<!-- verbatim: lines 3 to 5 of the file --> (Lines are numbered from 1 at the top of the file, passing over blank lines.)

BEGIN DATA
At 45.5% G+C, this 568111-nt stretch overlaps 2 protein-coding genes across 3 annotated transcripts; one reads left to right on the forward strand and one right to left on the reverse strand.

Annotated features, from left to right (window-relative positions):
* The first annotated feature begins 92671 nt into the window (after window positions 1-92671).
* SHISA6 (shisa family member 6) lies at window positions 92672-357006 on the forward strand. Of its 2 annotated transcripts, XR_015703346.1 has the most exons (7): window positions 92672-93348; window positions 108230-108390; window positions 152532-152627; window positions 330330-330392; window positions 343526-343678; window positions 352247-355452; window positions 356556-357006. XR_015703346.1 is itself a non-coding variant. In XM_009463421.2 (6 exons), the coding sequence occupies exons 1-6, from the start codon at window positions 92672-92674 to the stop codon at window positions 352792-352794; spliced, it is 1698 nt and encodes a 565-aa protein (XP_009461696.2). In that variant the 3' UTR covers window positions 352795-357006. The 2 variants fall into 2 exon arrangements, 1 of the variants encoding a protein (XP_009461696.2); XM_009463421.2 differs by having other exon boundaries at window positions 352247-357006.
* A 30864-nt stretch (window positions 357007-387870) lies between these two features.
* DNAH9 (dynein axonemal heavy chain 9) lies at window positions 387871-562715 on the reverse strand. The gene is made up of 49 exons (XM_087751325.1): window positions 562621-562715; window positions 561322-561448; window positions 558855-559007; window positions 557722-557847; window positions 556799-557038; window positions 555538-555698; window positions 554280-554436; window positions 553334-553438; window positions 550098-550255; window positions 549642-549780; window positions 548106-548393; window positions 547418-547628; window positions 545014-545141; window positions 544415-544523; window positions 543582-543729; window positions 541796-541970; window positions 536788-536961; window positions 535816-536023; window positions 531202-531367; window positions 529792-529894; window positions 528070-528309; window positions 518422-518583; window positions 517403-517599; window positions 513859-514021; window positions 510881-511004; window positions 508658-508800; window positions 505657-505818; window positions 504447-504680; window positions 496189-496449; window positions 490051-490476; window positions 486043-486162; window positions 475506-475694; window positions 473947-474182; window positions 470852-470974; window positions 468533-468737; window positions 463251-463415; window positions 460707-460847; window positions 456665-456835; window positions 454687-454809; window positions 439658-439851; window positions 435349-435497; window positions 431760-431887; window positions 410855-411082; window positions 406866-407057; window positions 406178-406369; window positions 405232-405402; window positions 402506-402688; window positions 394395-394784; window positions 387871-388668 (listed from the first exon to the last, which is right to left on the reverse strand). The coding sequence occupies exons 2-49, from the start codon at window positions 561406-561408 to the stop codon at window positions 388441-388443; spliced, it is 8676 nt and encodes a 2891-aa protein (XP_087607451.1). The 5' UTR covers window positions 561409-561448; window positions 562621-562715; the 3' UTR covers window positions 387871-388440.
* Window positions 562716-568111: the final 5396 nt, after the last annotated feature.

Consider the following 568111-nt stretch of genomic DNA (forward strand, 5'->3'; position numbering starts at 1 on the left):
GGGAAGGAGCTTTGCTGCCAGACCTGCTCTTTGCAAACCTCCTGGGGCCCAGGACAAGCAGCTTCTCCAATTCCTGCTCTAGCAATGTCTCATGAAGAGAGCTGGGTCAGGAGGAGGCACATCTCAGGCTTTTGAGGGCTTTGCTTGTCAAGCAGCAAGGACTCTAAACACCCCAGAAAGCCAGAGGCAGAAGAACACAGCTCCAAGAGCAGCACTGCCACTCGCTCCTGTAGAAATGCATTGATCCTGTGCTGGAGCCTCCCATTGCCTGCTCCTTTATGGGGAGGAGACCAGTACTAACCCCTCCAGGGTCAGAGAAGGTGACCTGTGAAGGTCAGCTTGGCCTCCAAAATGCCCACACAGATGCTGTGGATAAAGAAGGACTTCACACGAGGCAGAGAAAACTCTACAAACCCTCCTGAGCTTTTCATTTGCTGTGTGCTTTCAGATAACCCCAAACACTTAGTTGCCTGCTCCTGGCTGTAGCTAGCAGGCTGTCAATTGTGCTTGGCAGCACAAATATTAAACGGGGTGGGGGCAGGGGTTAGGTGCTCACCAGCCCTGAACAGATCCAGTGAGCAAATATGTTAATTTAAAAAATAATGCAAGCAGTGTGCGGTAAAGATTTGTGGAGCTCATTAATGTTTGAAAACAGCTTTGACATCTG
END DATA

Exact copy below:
* The first annotated feature begins 92671 nt into the window (after window positions 1-92671).
* SHISA6 (shisa family member 6) lies at window positions 92672-357006 on the forward strand. Of its 2 annotated transcripts, XR_015703346.1 has the most exons (7): window positions 92672-93348; window positions 108230-108390; window positions 152532-152627; window positions 330330-330392; window positions 343526-343678; window positions 352247-355452; window positions 356556-357006. XR_015703346.1 is itself a non-coding variant. In XM_009463421.2 (6 exons), the coding sequence occupies exons 1-6, from the start codon at window positions 92672-92674 to the stop codon at window positions 352792-352794; spliced, it is 1698 nt and encodes a 565-aa protein (XP_009461696.2). In that variant the 3' UTR covers window positions 352795-357006. The 2 variants fall into 2 exon arrangements, 1 of the variants encoding a protein (XP_009461696.2); XM_009463421.2 differs by having other exon boundaries at window positions 352247-357006.
* A 30864-nt stretch (window positions 357007-387870) lies between these two features.